Fox News personality Glenn Beck has lost a battle for a Web domain which jokingly asked whether he raped and murdered a young girl in 1990.

Isaac Eiland-Hall, the satirist behind, thanked the pundit for his "assistance" in helping spread the rhetorical meme. Beck had filed a dispute with the World Intellectual Property Organization to gain control of the domain.

Following his victory, the Web site's creator voluntarily turned the domain over to Beck and published an open letter publicly shaming the host for assaulting the First Amendment.

The Web site, which has now been taken offline, was a mockery of the right-wing entertainer's now-famous rhetorical style, asking questions and making hazy connections between many times unrelated people or events, then wondering why he has not gotten a denial of his often loosely-defined allegations.

A copy of the Web site now resides on In addition to garnering widespread media coverage due to Beck's complaint, the site has also spawned a chain of copycat parodies.

Beck's lawyers had argued their client's name was in fact a trademark, leaving Eiland-Hall in breach of intellectual property laws by using it in a domain. They also argued that the site, which is clearly labeled as satire, somehow led users to believe its information was factual.

The WIPO ruled against Beck on Friday.

National Public Radio added: "'Even a 'moron in a hurry,' read the decision, quoting Eiland-Hall's attorney, 'would not likely conclude that Complainant sponsored, endorsed or was affiliated with the website addressed by the disputed domain name.'"

In a letter to Beck that concluded with the username and password to access the domain, Eiland-Hall said:

It bears observing that by bringing the WIPO complaint, you took what was merely one small critique meme, in a sea of internet memes, and turned it into a super-meme. Then, in pressing forward (by not withdrawing the complaint and instead filing additional briefs), you turned the super-meme into an object lesson in First Amendment principles.

It also bears noting, in this matter and for the future, that you are entirely in control of whether or not you are the subject of this kind of criticism. I chose to criticize you using the well-tested method of satire because of its effectiveness. But, humor aside, your rhetorical style is no laughing matter. In this context of the WIPO case, you denigrated the letter of First Amendment law. In the context of your television show and your notoriety, you routinely and shamelessly denigrate the spirit of the First Amendment. The purpose of the expressive freedoms embodied in the First Amendment is not to simply permit the greatest possible scope of expression, but also, in doing so, to also strive for excellence in the conveyance of ideas. Rather than choosing to strive for excellence and civic contribution, you simply pander to the fears and insecurities of your audience. And in the process, you do them, and all of us, a great deal of harm.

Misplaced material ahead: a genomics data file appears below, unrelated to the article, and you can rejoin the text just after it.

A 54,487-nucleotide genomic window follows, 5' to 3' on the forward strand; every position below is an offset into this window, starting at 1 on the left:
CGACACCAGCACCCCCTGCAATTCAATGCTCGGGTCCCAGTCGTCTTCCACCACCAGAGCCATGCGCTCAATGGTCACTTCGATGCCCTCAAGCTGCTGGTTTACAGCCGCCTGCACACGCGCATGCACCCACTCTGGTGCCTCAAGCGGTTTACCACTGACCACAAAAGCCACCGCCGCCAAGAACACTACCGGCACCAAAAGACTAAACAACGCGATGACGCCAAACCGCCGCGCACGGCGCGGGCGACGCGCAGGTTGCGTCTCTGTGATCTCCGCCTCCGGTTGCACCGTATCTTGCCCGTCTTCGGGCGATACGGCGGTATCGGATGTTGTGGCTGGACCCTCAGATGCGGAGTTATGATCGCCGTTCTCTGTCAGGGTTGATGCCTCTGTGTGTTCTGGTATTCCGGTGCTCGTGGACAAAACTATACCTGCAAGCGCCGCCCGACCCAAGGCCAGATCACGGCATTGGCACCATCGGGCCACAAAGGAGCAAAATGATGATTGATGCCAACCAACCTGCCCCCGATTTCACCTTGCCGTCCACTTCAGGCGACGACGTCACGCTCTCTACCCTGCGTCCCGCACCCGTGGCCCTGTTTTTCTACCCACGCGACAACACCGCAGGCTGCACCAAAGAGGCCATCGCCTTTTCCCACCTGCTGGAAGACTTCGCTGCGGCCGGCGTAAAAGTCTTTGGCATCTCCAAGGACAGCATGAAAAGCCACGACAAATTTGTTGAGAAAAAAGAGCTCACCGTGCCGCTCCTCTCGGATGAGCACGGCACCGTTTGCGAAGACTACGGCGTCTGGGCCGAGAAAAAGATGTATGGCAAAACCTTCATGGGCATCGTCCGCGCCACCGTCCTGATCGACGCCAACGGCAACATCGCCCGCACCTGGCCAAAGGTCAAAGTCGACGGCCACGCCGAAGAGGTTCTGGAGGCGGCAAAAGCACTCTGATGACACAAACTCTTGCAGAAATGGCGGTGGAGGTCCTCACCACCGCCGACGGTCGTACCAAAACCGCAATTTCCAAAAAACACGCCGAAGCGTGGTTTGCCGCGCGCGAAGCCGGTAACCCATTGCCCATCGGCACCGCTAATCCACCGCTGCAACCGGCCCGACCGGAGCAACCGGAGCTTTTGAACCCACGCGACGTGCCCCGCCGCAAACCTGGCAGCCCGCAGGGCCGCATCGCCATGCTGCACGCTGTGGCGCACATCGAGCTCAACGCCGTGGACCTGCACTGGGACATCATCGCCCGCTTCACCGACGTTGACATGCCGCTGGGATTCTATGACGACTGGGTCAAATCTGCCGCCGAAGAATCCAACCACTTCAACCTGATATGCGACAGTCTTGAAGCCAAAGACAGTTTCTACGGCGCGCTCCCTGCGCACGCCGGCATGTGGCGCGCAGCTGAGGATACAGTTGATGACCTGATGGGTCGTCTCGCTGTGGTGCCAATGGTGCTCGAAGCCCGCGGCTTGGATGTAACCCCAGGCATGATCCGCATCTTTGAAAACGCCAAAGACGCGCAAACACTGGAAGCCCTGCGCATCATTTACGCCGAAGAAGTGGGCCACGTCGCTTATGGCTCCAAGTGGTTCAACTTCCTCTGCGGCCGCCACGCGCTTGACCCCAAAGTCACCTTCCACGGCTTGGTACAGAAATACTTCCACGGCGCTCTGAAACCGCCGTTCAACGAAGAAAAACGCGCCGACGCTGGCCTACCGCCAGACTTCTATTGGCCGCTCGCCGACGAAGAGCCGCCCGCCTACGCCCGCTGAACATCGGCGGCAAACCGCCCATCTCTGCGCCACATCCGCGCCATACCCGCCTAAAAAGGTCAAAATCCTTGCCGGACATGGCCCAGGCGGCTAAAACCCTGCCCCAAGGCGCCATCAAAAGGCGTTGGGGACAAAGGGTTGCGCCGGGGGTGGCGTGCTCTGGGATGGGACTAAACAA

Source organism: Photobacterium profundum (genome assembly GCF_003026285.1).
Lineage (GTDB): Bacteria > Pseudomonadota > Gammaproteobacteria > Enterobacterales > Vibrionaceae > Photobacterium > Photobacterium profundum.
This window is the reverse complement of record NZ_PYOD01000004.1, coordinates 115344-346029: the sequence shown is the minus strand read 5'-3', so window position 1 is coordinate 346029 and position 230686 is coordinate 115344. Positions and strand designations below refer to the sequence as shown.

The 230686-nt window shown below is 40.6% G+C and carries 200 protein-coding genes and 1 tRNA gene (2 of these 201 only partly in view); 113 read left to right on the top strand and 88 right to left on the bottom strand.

Shame on you Mr. Beck.

The WIPO clearly agreed in its ruling, calling the site a “satirical critique" of the public figure and “strongly protected” under long standing law safeguarding free speech.

"The panel [also] found that the URL is, in fact, confusingly similar to Beck's trademark and that people searching for legitimate information on Beck might stumble upon this site," PC Magazine noted.

Tech reporter Chloe Albanesius continued: "On the second point, however, the panel found that Eiland-Hall had an interest in the URL for political purposes, and that he did not benefit financially from Beck's name."

"Why won't Glenn Beck deny these allegations?" the site reads. "We're not accusing Glenn Beck of raping and murdering a young girl in 1990 – in fact, we think he didn't! But we can't help but wonder, since he has failed to deny these horrible allegations."

The joke was originally created by comedian Gilbert Gottfried, who once performed a bit about fellow comedian Bob Saget raping and murdering a young girl.

"The idea is to force someone to explain away completely baseless charges made by insinuation alone; since Beck already has a reputation for doing this, the joke was supposed to give Beck a taste of his own medicine," explained Nate Anderson at Ars Technica.

"I imagine [the ruling] may further open a floodgate for the creation of similarly extreme sites should Beck remain as zeitgeisty and controversial as he has been these last few months," Mediaite writer Glynnis MacNicol suggested.

Glenn Beck did not actually rape or murder a young girl in 1990.